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How Jon Brion scored 'Lady Bird' to capture teenage angst

Lucas Hedges and Saoirse Ronan in
Lucas Hedges and Saoirse Ronan in "Lady Bird."
Lucas Hedges and Saoirse Ronan in
Composer and music producer Jon Brion has been an integral part of the L.A. music scene.
Fred Hayes/Getty Images
Lucas Hedges and Saoirse Ronan in
Jon Brion's recording studio includes a piano that is about 100 years old.
Lucas Hedges and Saoirse Ronan in
Jon Brion's recording studio resembles a museum for vintage instruments.
Lucas Hedges and Saoirse Ronan in
John Horn visits Jon Brion's recording studio.

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Jon Brion is known in the film and music industries as a jack of all trades — a multi-instrumentalist, composer and producer who can write, perform and record his own scores.

Although he’s known for quirky films such as Paul Thomas Anderson's "Punch Drunk Love," he also has a regular gig performing at Largo at the Coronet theater in West Hollywood — shows that are often completely improvised. As a producer, he’s worked with artists such as singer-songwriter Elliott Smith and rapper Kanye West.

But his most recent challenge was writing the score to Greta Gerwig’s teenage tale, "Lady Bird." The Frame's John Horn recently visited Brion at his studio.

Interview Highlights:

On "Lady Bird" being set in 2002 and how it coincides with his work on a film from that same year, "Punch Drunk Love": 

I wasn't so much thinking about "Punch Drunk" as I was about what it felt to be alive at that time, what was popular. And all of that was secondary to what it felt like to be at that moment in your life, the moment that the character's in, that sort of aspirational feeling that you have when you're 17. Being sure you know everything about the world, and that everything about your current circumstance is wrong. And yet you have no other information.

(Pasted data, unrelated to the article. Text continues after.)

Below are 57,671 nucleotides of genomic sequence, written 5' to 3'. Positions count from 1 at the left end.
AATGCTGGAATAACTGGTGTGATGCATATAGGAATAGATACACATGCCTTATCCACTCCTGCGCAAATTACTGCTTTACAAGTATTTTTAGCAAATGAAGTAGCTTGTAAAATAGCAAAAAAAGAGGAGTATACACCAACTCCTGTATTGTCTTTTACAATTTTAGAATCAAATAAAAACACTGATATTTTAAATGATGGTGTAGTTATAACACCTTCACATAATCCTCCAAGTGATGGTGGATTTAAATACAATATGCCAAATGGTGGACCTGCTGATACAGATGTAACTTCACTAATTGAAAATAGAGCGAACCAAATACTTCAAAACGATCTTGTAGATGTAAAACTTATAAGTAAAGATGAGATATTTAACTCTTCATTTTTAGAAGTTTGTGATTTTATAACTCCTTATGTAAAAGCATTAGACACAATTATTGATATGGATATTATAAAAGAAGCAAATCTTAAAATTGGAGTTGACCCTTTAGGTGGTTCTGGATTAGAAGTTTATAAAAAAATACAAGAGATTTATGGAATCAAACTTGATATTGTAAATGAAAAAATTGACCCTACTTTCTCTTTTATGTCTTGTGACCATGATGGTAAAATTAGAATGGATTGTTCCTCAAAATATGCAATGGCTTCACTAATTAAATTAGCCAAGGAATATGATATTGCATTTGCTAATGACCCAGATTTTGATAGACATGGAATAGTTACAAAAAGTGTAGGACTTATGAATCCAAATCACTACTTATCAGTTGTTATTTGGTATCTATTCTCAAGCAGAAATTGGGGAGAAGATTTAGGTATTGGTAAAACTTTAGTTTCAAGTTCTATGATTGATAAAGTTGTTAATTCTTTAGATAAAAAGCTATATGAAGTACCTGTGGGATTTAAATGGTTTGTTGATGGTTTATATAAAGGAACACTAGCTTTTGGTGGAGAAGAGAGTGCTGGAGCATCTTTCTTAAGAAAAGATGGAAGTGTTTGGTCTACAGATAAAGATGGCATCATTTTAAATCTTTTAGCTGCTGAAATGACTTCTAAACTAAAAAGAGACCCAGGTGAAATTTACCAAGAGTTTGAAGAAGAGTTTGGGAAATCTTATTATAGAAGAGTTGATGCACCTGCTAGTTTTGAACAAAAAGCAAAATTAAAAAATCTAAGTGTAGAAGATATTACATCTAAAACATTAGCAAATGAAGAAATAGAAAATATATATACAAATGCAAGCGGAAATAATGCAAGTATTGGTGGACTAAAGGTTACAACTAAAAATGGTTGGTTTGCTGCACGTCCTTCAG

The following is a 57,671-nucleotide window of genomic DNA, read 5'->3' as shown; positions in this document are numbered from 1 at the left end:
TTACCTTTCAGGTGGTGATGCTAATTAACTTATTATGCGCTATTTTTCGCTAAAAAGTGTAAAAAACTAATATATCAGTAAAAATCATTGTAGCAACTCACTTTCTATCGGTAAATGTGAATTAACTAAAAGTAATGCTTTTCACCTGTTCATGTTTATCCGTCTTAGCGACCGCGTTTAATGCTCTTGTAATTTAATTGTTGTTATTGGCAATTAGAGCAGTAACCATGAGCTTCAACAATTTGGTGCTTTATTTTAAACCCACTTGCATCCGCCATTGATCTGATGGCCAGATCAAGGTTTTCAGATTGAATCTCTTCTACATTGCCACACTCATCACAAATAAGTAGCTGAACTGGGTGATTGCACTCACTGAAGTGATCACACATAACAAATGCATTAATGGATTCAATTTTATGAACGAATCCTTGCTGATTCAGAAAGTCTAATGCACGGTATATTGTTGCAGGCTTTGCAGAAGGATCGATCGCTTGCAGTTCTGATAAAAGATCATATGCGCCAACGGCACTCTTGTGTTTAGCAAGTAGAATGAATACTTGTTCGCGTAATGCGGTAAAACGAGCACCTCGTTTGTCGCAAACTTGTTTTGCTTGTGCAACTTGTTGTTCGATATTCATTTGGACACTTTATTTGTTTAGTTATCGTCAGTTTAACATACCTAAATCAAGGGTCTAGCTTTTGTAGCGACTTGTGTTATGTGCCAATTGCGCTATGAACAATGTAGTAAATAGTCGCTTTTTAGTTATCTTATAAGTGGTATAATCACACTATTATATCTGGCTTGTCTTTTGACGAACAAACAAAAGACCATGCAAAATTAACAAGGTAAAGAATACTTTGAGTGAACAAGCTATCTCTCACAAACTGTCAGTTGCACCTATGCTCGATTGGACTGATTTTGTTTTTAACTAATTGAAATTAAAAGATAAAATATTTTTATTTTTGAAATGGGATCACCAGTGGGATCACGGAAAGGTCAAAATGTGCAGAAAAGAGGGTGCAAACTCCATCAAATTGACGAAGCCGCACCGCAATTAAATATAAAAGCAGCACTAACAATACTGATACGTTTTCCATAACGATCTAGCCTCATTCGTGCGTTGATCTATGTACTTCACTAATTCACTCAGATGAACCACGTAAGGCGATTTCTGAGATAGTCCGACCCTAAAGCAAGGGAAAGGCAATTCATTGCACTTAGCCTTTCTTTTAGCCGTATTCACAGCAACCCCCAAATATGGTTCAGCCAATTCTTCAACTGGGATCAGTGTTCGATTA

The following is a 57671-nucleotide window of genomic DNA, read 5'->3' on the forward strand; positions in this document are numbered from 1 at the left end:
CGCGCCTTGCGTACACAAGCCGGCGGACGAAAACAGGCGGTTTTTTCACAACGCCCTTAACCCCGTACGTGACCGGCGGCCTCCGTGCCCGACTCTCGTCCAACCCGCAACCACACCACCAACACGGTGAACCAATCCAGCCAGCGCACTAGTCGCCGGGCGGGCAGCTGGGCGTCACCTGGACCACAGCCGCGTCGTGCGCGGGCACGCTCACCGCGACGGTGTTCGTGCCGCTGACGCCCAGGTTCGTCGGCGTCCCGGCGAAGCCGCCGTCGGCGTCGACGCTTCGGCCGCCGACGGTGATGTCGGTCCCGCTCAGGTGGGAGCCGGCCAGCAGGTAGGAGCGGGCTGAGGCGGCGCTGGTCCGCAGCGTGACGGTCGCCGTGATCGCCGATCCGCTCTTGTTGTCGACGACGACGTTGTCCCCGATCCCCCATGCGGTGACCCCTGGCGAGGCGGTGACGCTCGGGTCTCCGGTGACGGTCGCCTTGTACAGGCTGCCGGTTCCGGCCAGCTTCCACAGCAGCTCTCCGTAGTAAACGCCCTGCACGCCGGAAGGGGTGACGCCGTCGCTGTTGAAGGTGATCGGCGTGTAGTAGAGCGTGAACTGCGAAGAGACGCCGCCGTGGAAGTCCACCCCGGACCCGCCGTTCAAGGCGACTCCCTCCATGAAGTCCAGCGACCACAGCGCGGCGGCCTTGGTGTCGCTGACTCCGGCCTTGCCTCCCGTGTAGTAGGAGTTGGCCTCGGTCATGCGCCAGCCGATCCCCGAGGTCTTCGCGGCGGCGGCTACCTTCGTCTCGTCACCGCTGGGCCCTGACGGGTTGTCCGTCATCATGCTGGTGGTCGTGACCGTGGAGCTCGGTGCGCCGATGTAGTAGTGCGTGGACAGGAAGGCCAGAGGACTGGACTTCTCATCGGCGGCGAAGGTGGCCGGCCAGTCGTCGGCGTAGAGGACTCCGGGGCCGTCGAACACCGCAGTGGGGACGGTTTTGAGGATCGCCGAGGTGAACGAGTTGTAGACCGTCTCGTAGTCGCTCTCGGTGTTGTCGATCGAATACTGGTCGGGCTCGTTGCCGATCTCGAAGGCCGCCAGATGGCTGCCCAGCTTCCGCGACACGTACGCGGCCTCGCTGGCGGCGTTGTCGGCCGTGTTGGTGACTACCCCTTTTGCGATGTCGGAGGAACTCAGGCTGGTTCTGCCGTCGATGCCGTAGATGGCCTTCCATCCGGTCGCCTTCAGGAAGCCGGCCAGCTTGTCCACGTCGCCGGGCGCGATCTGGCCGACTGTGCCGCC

On collaborating with Greta Gerwig while envisioning the film's sound:

I thought she was very good at that. I mean, how good anybody actually is at that you never really know. I can't tell you how good I am at that. So, you know, we're all collaborators in life. Even the most shut-in, malcontent person is still making certain choices and being influenced. So what's interesting to me is the balance of those things. I think that ends up defining people. And especially if we are talking about the arts, it ends up defining their work. 

On the relationship between his score and songs in the movie like the Dave Matthews Band's "Crash into Me":

We all know that sometimes a record can make an incredible difference in the score. I think it's a case like in this movie — I love the way they used the Dave Matthews record. That's not only an absolutely appropriate thing for the time, but the context of it, the context of what it means. And the friendship — the context of the main character getting past peer pressure. It's quite beautiful. So to me, that counts. I'm really not a fan of the thing we have currently in movies — a school of filmmaking which, secondary to the movie itself is, Let me show you how good my taste in music is.

On how ideas for the score formed when watching "Lady Bird" for the first time:

It's different every time. It's like asking any songwriter: Do lyrics or music come first? For me, this job is a bit like the movie is the lyric. And I'm both writing music to it and making a recording of that music. I think what happens to me is, I get a sense of tonality — in every sense of that word. What is the feeling of this movie? I'll ask myself certain questions. Okay, this movie is going to get lumped into this category by other people. How can I subvert that? If I have another little personal coordinate when I start, what would make this different for me so that I'm starting from a place of finding new things? 

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